Unlike his boss, who claims he possesses “one of the greatest memories of all time,” Attorney General Jeff Sessions is a man who gazes into the past and sees only a fog of out-of-focus associates and half-remembered events. But in his testimony today before the House Judiciary Committee, Sessions may have hit on the new Trump administration defense for the Russia scandal, one that can be applied to almost any future revelation.
Its essence is that the Trump campaign was such an ungodly, bumbling mess that it was simply incapable of colluding with the Russians in their campaign to undermine Hillary Clinton, help Donald Trump get elected, and generally disrupt and discredit the American electoral system.
As weaselly a defense as that may seem, it contains a good bit of truth. With each new revelation about the campaign’s contacts with Russia, a picture is filling out. It’s one not of a well-organized collusion conspiracy, but instead of a bunch of nincompoops engaging in a kind of ongoing, ad hoc, fitful sort-of-collusion, one that involved lots of meetings, lots of emails, and lots of contacts between various Russians with Kremlin connections and people at different levels of the campaign. Whether it fits your definition of “collusion,” it was one heck of an incompetent conspiracy.
This is what Sessions emphasized as a way of explaining his own faulty memory. Previously he had denied under oath that he met with any Russians during the campaign, a denial that was subsequently revealed to be false, since he had met with the Russian ambassador. He had also said, when asked whether he had any contact with Russians, “I did not, and I’m not aware of anyone else that did, and I don’t believe it happened.”
But it has since been revealed that he chaired a meeting at which George Papadopoulos suggested that he could arrange a meeting between Trump and Vladimir Putin using the Russians he was in contact with. Sessions reportedly shut the idea down, which might make him look like the sensible person in the room were it not for the fact that he had already denied anything of the sort was ever discussed.
But today, Sessions’s faulty memory came to the rescue. “I had no recollection of this meeting until I saw these news reports,” Sessions said at today’s hearing. But he added: “I do now recall that the March 2016 meeting at the Trump hotel that Mr. Papadopoulos attended, but I have no clear recollection of the details of what he said at that meeting.”
Problem solved! He also described the foreign policy advisory team he led this way: “I was asked to lead, inform, and find some people who would join and meet with Mr. Trump and give him advice and support regarding foreign policy, and I did so, although we were not a very effective group, really.” This was after he described the entire Trump campaign as “a form of chaos every day from day one.”
It’s hard to disagree, but the contacts keep piling up. There was the meeting that Donald Trump Jr., Jared Kushner, and Paul Manafort had with Russians connected to the Kremlin on the promise of dirt about Hillary Clinton. There were the contacts multiple Trump officials like Papadopoulos and Carter Page had with Russians, and the fact that others within the Trump campaign were likely more aware of these contacts than we had been led to believe. Among other things, Papadopoulos was told that the Russians had “thousands of emails” that could prove damaging to Clinton, before the Russian hacks came to light; we still don’t know whom in the Trump campaign he relayed that juicy tidbit to. And I promise you, there will be more revealed about Michael Flynn; the fact that Trump was so incredibly eager to protect him after he left the White House is a flashing red light.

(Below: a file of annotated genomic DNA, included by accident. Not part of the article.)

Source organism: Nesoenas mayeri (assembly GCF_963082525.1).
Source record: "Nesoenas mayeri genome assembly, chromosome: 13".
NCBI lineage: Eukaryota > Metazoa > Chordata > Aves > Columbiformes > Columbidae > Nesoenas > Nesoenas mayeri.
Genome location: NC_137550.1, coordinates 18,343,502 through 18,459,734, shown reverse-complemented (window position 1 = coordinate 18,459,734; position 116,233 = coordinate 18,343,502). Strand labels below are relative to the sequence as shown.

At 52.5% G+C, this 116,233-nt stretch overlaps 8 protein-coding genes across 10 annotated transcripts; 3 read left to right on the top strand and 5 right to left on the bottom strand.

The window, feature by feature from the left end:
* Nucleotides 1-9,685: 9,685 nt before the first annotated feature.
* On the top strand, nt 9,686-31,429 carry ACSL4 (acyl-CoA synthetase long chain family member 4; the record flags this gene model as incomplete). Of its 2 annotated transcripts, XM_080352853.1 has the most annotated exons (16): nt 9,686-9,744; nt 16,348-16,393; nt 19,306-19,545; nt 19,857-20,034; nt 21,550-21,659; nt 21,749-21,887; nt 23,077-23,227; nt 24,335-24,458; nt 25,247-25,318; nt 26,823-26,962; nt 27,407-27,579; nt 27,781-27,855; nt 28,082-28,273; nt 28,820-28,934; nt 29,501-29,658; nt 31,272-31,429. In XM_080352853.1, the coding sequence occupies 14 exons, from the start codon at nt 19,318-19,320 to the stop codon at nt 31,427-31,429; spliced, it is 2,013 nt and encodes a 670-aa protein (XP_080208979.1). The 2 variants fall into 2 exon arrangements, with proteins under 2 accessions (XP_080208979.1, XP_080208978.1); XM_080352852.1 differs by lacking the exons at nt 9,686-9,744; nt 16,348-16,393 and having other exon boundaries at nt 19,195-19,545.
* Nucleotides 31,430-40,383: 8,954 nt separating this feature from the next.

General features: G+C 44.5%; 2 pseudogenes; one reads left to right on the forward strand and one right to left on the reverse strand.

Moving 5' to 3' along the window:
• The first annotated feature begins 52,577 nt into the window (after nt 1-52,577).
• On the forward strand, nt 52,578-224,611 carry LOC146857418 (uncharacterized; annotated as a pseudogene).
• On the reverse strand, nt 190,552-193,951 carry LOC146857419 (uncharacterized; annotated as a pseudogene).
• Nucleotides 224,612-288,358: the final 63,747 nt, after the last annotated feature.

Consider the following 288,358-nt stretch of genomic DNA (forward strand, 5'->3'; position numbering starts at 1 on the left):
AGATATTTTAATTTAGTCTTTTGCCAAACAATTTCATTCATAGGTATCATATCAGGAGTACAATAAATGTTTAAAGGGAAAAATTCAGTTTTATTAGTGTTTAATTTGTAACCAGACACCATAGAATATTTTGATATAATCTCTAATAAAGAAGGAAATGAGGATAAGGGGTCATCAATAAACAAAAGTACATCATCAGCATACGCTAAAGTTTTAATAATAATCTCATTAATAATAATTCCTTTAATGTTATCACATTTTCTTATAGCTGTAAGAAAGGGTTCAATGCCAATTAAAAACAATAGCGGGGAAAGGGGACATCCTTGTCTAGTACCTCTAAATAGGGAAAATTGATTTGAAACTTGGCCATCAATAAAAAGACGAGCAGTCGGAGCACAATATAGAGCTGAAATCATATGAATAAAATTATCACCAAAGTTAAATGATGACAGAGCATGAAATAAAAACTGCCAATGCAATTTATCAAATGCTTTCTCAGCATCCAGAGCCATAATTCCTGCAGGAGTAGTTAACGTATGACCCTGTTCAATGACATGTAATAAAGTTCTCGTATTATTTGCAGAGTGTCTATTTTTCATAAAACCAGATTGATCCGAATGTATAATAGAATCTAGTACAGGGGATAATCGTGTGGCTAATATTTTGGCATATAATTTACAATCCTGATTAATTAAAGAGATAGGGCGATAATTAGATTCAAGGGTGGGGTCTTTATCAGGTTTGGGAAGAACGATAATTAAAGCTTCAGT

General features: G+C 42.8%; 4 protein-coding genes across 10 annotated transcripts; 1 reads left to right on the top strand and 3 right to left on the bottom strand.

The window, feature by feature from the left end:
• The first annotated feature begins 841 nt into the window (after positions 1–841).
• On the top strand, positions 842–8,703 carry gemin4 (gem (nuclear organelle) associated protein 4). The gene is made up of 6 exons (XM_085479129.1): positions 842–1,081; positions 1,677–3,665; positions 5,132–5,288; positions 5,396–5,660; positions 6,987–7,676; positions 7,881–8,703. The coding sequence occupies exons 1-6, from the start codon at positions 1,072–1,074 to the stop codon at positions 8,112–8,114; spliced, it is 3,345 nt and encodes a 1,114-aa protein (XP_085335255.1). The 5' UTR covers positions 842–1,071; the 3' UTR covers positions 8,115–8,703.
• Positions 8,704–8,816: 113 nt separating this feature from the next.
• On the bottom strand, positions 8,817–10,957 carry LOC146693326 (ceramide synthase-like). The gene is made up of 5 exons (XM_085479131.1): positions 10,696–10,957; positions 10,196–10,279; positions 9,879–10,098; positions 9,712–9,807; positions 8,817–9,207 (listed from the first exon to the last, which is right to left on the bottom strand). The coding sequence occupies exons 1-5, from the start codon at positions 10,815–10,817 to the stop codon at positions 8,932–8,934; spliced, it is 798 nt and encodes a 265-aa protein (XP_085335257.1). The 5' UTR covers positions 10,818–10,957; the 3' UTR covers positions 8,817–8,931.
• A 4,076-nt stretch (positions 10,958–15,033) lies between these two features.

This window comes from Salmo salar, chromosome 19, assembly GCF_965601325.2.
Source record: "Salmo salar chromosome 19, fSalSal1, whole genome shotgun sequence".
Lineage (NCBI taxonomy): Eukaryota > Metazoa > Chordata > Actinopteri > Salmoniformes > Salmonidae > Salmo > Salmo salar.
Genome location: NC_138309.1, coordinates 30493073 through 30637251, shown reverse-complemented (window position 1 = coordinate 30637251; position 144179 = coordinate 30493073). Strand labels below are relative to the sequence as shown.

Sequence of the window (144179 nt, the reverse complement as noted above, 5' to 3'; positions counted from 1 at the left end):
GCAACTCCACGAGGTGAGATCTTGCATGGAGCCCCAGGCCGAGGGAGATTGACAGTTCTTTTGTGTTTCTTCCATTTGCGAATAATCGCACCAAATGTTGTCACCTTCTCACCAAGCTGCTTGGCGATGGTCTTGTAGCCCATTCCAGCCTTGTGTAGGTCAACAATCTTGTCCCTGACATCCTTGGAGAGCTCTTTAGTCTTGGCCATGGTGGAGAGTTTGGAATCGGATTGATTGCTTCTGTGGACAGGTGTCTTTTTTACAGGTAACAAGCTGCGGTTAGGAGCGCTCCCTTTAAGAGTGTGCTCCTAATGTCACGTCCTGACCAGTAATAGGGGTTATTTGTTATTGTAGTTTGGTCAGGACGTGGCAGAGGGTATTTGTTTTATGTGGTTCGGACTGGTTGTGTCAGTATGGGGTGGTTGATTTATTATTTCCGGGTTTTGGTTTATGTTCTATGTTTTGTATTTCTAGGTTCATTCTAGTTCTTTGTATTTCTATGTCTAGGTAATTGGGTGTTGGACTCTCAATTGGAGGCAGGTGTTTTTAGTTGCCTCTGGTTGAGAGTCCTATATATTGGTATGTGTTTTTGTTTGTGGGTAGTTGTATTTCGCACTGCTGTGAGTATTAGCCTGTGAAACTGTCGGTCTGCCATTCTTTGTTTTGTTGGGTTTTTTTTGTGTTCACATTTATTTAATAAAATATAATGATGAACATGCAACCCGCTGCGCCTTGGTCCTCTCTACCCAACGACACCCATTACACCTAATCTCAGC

And Julia Ioffe reports on secret correspondence between Trump Jr. and WikiLeaks, which was essentially acting as an agent of the Kremlin during the campaign (and may still be to this day). Perhaps most striking, when WikiLeaks released a batch of information, it wrote to Trump Jr. suggesting that his father tweet about the revelations, which Trump did just 15 minutes later.
So to review, this appears to be what happened in that case: 1) Russia hacks the emails of Democrats, including Clinton campaign chair John Podesta. 2) Russia passes some of what it finds to WikiLeaks for public release. 3) WikiLeaks asks Trump’s son to promote the release. 4) Trump urges media to focus on WikiLeaks’ findings.
Was that a violation of the law? Maybe not. But I wouldn’t be surprised if Trump Jr.’s defense will be, “Hey, I didn’t know what the hell I was doing!”
We probably shouldn’t expect that at the end of all this, Robert S. Mueller III is going to discover a clear smoking gun, like a document entitled “Plan for Collusion With Russia” initialed by Trump himself. This crew doesn’t seem to have been capable of planning anything. What we have seen already, however, is plenty of evidence to establish that people within the campaign were eager to take whatever help they could get from Russia, even if it appeared to be coming directly or indirectly from the Kremlin. And we should never forget that the president of the United States went on national television and admitted that he fired the FBI director to shut down the Russia investigation.
All that is more than enough of a scandal. And there are almost certainly more revelations to come — no matter how forgetful and stupid the Trump team claims it is.